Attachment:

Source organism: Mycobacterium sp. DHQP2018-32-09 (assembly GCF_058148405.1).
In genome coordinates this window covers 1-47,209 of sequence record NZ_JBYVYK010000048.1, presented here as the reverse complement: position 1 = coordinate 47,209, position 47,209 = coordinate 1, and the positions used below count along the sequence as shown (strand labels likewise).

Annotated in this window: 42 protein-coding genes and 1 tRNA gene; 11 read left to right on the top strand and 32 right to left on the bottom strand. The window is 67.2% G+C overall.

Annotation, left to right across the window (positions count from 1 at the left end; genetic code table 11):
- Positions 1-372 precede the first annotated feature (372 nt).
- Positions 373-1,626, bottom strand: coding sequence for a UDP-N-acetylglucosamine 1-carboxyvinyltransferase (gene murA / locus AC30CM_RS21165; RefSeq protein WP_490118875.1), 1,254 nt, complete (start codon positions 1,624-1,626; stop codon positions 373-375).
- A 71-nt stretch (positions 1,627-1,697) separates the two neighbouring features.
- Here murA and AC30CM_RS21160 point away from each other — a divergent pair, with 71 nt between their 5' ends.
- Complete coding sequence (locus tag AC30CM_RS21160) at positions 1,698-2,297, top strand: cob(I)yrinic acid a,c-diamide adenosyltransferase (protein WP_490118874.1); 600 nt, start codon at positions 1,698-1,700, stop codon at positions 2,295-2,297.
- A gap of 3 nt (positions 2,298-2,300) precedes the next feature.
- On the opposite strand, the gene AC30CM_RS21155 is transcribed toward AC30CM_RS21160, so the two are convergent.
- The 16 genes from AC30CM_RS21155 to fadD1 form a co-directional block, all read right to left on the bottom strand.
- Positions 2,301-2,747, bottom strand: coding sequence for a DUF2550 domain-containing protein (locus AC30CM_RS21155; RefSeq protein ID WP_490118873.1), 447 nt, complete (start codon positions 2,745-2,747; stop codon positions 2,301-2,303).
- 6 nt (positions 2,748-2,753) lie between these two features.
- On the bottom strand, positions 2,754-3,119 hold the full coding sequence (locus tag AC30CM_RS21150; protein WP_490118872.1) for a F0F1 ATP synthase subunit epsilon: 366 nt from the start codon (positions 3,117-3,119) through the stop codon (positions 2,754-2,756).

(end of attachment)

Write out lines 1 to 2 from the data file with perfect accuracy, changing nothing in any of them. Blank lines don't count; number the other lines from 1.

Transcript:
Source organism: Mycobacterium sp. DHQP2018-32-09 (assembly GCF_058148405.1).
In genome coordinates this window covers 1-47,209 of sequence record NZ_JBYVYK010000048.1, presented here as the reverse complement: position 1 = coordinate 47,209, position 47,209 = coordinate 1, and the positions used below count along the sequence as shown (strand labels likewise).